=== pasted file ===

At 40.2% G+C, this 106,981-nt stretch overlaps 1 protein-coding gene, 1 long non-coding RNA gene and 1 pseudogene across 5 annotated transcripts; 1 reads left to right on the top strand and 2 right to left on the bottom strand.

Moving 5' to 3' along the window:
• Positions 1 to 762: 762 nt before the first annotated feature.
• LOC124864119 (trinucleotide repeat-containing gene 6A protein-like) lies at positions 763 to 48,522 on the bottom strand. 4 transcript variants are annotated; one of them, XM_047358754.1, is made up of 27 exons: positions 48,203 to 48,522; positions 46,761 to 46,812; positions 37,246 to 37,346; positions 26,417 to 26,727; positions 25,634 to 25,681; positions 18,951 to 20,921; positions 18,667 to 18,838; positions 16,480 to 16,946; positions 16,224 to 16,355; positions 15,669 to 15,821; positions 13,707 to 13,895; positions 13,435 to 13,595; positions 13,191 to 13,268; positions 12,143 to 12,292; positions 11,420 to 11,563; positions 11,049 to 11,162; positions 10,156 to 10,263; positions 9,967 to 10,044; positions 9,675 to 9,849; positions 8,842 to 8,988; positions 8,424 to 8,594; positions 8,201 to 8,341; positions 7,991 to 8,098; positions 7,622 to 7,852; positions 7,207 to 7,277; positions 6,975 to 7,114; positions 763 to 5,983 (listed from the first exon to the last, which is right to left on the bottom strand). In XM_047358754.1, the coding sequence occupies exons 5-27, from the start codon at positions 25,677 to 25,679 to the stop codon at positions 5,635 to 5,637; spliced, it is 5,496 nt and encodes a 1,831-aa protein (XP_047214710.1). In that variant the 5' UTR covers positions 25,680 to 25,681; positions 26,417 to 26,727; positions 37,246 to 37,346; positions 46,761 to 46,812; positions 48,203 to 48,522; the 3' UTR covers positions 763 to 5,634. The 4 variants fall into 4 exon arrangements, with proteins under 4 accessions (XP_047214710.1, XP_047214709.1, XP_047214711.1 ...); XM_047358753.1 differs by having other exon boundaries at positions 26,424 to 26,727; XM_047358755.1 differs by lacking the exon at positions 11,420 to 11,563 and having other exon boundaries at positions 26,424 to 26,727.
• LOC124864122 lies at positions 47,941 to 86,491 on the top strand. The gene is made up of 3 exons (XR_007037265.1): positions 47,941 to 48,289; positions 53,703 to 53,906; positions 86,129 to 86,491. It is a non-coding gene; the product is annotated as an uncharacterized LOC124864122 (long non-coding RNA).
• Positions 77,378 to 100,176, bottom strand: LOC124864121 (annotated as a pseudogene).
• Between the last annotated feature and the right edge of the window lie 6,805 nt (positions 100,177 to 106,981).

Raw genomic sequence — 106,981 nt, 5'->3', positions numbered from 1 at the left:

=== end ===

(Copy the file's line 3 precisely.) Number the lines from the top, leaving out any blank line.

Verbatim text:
• Positions 1 to 762: 762 nt before the first annotated feature.